Thursday, February 23, 2012
From the Wikipedia article on "cut-up technique," emphasis mine:
A precedent of the technique occurred during a Dadaist rally in the 1920s in which Tristan Tzara offered to create a poem on the spot by pulling words at random from a hat. [...] Gysin introduced Burroughs to the technique at the Beat Hotel. The pair later applied the technique to printed media and audio recordings in an effort to decode the material's implicit content, hypothesizing that such a technique could be used to discover the true meaning of a given text. Burroughs also suggested cut-ups may be effective as a form of divination saying, "When you cut into the present the future leaks out."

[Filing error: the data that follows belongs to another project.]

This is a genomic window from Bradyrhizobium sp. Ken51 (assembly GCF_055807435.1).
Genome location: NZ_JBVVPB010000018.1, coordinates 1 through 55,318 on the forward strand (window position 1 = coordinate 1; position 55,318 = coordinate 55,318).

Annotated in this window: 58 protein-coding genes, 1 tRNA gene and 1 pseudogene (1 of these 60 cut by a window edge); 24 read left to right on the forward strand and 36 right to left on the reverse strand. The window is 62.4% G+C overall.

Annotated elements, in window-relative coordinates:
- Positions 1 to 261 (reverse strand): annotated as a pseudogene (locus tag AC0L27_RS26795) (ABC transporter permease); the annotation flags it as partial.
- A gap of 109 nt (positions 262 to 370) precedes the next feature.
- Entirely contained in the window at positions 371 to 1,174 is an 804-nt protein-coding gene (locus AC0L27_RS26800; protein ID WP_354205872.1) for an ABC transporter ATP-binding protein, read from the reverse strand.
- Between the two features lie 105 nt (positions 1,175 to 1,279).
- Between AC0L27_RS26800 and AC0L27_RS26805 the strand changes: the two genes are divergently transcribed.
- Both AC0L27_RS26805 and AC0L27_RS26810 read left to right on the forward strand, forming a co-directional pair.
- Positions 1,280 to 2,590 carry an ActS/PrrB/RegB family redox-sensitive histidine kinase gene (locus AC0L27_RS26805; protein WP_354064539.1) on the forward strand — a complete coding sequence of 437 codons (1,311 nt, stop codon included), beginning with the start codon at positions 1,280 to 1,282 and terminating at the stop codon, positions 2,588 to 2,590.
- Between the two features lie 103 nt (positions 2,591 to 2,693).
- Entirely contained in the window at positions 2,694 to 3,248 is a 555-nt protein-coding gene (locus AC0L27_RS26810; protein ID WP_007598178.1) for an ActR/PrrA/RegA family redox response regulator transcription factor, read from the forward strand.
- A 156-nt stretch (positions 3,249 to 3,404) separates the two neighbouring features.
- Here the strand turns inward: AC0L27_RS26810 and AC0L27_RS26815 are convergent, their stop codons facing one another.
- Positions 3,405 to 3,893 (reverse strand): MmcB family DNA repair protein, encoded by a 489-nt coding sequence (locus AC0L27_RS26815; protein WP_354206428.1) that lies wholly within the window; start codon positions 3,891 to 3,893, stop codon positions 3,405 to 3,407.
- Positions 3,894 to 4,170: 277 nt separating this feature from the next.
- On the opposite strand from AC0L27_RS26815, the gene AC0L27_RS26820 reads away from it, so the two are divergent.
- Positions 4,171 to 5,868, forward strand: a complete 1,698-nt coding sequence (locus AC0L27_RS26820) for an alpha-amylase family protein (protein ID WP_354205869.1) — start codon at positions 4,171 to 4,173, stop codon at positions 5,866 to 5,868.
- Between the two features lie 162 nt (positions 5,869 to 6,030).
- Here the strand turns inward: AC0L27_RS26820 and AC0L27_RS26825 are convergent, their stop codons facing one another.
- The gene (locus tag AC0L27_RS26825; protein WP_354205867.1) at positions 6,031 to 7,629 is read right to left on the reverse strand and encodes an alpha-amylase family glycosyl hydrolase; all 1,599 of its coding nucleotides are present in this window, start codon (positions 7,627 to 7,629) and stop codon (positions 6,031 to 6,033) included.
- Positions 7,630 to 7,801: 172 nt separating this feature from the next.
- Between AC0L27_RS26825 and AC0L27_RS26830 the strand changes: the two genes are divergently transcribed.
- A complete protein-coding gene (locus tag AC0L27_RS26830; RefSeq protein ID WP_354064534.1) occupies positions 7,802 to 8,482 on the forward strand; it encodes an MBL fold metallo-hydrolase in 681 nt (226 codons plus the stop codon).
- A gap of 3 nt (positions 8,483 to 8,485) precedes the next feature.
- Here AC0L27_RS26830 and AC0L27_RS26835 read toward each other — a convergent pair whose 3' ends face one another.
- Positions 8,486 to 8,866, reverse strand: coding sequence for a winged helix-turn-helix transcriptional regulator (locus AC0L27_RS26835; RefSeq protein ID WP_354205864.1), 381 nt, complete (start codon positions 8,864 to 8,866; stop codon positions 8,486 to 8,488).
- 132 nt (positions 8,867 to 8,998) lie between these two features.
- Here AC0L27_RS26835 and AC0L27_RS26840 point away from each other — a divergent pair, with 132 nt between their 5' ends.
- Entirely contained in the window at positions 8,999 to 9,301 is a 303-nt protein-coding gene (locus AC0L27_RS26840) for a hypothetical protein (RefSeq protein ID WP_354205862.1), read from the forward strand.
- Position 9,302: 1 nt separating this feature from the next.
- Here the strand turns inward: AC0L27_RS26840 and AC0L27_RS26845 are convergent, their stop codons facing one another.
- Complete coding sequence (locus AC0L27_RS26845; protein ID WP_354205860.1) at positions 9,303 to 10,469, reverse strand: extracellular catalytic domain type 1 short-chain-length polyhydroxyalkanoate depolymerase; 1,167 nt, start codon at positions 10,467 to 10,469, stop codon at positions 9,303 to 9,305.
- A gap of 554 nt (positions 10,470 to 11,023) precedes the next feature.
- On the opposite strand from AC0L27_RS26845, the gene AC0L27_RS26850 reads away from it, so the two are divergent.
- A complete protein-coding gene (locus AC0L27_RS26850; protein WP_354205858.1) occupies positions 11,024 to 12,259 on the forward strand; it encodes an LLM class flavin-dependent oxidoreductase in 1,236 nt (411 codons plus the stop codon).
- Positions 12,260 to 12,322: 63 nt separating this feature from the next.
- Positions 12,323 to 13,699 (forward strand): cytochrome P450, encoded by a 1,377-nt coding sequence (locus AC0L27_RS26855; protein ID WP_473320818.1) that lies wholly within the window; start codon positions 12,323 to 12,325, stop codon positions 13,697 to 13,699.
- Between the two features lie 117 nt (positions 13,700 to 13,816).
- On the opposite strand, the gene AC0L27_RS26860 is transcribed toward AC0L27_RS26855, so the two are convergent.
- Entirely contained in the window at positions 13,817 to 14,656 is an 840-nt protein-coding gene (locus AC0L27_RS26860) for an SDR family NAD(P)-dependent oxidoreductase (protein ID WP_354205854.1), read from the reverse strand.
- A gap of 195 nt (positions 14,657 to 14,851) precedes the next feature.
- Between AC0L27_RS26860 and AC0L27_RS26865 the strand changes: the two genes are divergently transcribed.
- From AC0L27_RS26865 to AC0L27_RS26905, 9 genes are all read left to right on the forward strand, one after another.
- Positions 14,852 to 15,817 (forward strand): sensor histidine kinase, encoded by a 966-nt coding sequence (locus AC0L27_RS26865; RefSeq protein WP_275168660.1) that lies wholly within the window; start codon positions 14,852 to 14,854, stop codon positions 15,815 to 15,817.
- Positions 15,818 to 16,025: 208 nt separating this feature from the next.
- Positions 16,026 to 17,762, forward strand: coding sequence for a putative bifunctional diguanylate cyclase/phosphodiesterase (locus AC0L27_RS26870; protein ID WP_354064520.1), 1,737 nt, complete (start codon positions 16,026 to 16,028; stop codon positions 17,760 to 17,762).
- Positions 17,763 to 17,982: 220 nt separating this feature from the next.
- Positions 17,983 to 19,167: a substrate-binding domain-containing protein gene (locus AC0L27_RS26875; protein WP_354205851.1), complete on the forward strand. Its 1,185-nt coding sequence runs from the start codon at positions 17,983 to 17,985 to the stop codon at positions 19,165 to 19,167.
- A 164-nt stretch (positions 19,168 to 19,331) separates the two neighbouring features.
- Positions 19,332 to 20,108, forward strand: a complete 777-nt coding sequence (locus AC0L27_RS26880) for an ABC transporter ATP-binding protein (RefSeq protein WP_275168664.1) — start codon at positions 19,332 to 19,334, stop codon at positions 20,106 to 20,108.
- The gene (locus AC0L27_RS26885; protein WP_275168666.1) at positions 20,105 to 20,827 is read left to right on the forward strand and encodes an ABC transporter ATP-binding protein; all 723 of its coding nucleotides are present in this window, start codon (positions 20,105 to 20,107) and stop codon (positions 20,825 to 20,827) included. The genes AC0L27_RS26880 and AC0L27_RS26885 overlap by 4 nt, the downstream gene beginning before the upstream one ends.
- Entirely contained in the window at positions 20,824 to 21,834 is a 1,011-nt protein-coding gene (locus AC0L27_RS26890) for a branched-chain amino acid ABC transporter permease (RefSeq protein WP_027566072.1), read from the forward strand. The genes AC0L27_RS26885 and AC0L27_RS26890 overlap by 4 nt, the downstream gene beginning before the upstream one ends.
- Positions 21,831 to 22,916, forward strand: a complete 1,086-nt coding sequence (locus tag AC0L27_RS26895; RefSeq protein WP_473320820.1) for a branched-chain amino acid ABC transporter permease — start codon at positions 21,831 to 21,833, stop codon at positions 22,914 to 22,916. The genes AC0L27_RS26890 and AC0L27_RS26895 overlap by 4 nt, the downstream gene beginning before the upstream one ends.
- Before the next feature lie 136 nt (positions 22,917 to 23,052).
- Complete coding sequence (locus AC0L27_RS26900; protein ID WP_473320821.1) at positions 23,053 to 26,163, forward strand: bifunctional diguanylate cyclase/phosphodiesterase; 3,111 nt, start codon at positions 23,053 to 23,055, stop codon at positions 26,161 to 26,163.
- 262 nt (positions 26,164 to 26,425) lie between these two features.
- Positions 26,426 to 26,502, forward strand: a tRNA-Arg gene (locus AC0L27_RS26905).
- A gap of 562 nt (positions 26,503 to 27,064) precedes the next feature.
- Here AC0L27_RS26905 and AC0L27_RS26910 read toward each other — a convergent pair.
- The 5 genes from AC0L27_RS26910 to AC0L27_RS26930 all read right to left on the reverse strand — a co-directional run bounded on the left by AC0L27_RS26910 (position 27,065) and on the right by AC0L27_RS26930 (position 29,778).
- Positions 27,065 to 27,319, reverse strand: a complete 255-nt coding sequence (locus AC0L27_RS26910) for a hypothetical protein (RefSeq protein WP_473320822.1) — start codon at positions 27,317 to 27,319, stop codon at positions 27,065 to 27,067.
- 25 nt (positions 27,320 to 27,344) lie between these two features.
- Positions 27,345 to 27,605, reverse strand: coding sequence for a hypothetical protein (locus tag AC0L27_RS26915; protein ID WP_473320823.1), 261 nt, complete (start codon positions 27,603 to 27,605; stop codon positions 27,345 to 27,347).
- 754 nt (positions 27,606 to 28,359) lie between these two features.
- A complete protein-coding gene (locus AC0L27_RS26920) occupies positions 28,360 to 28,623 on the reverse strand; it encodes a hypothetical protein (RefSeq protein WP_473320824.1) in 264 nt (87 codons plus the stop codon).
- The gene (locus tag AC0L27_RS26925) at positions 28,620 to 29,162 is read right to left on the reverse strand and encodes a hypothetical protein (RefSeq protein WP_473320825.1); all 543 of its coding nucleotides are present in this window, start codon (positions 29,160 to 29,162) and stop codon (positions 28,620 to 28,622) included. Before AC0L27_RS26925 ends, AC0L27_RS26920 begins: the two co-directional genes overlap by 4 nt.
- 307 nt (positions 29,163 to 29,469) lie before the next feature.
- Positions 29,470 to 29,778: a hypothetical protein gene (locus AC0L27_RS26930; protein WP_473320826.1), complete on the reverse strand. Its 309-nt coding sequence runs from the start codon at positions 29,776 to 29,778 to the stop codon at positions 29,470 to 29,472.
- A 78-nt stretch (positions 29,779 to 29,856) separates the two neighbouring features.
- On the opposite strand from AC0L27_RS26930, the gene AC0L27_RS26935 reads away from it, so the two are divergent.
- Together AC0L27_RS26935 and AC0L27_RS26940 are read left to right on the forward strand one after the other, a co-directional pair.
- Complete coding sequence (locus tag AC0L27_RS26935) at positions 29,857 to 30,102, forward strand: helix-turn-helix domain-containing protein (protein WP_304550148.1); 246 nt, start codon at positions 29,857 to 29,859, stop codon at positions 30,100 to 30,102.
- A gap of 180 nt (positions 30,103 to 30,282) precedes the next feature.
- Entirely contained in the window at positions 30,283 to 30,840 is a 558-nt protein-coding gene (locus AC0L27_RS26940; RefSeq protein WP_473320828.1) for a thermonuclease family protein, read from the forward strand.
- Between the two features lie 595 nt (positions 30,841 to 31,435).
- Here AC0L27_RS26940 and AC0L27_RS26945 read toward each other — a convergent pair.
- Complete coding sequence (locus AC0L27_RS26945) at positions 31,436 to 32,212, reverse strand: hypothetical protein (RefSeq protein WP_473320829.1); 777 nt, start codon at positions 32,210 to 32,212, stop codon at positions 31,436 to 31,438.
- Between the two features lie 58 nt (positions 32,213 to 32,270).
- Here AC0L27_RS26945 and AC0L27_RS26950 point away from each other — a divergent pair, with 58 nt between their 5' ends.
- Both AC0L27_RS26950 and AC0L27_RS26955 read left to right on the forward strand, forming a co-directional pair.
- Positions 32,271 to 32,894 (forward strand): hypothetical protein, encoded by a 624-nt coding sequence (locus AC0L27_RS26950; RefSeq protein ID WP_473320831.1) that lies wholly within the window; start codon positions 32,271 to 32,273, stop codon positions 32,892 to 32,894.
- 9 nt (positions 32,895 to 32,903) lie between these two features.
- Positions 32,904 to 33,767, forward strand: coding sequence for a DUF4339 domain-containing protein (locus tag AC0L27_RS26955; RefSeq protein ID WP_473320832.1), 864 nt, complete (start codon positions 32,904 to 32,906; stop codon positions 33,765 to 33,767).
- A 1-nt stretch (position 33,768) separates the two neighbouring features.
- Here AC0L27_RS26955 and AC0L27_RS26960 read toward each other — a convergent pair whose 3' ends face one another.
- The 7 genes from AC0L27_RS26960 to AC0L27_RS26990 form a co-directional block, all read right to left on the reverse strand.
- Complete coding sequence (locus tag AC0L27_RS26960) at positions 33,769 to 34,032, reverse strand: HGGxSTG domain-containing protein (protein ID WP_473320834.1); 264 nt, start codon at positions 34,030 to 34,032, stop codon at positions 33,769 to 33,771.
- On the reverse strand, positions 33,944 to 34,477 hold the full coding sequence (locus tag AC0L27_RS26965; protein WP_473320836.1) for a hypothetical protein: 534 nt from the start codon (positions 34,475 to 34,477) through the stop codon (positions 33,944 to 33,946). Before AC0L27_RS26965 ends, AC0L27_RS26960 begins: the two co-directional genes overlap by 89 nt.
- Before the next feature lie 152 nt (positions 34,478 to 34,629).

See also "unreliable narrator," "lyrical poetry," and "ludodiegesis." Though some people would rather argue that poetry is supposed to be straightforward and accessible and worth $10 of some arbitrary unit of entertainment?
I imagine it'd be fairly easy to rig Hammer to make custom Dear Esther levels. Coming soon: "Dearer Esther."